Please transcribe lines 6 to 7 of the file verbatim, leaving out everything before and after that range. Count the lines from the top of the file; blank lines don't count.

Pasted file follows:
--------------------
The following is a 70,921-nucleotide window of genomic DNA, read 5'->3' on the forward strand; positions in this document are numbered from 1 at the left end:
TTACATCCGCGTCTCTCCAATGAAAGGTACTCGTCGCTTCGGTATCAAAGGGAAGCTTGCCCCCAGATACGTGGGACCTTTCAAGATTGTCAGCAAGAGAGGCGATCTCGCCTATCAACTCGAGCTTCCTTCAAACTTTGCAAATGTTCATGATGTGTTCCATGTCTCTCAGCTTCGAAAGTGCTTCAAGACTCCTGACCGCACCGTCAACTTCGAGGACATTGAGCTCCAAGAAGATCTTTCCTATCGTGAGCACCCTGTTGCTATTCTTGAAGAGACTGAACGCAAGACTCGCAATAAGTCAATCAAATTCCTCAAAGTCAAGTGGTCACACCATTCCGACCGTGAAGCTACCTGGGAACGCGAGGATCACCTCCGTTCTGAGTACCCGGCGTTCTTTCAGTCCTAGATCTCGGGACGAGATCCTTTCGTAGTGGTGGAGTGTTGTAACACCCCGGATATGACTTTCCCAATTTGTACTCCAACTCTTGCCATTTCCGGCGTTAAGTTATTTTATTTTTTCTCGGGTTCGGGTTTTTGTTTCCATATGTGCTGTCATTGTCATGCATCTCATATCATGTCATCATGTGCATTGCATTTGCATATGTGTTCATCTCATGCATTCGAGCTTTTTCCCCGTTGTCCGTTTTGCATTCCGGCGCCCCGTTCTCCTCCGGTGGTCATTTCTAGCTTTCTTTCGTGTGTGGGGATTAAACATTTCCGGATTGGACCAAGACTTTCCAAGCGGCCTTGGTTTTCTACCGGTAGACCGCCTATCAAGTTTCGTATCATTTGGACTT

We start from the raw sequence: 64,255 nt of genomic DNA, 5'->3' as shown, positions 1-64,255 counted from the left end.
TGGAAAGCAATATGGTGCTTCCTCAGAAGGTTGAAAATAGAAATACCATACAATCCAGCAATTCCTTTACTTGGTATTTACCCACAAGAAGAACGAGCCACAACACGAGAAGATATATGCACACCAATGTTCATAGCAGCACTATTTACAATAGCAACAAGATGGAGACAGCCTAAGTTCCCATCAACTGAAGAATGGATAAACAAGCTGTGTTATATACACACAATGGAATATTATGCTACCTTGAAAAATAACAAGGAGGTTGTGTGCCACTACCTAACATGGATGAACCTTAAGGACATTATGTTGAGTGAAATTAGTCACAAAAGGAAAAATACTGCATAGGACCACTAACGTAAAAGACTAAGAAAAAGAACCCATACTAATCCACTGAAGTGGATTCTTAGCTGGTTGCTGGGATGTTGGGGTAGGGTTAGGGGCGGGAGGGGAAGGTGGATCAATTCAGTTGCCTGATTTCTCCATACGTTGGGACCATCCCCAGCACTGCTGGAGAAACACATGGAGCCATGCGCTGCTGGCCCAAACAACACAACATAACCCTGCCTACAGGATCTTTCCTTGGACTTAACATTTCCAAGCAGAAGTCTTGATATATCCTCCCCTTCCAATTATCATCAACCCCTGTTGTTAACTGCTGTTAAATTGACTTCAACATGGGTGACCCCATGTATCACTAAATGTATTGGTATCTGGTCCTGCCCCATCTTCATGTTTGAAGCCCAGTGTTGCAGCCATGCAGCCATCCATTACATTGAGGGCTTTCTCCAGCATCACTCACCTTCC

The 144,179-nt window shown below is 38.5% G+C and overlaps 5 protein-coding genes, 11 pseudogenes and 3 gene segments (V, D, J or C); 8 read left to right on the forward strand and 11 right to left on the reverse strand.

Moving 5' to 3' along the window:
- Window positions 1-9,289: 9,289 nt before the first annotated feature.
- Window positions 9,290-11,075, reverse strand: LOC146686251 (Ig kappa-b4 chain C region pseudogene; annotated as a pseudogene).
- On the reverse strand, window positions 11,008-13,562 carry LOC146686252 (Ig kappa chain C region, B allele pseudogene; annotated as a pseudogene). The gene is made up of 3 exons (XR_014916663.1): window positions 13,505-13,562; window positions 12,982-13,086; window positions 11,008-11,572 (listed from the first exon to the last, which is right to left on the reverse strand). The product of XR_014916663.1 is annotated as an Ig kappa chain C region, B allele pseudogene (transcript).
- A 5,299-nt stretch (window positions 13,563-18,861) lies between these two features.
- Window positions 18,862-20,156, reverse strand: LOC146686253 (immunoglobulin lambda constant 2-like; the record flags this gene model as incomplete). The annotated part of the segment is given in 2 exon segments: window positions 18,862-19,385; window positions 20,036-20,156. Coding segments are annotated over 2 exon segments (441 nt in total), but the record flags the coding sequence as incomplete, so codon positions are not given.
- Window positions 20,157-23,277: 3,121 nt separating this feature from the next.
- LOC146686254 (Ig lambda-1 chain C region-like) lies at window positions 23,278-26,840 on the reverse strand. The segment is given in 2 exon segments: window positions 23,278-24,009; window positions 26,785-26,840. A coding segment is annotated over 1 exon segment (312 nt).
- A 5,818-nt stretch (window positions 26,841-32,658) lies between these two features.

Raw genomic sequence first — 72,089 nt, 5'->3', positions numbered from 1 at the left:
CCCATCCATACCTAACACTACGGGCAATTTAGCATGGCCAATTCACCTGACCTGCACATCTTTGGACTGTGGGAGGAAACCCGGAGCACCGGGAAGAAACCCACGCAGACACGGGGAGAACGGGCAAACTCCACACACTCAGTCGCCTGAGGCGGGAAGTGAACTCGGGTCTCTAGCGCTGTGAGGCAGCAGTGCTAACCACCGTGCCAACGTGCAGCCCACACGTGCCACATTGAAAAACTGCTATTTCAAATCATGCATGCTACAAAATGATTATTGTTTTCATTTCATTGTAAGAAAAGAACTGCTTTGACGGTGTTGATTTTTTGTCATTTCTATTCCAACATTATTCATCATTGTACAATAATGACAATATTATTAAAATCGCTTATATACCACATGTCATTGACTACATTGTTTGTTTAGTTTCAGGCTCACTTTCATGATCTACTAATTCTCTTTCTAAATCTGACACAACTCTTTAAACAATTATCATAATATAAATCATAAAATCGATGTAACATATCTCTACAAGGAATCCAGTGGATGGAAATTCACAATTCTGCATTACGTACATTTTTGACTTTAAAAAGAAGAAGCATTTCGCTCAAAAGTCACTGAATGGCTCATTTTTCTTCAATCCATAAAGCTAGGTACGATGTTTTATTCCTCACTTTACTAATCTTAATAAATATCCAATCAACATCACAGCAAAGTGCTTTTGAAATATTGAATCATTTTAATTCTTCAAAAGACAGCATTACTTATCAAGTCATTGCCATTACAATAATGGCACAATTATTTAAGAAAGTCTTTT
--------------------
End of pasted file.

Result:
Moving 5' to 3' along the window:
- Window positions 1-9,289: 9,289 nt before the first annotated feature.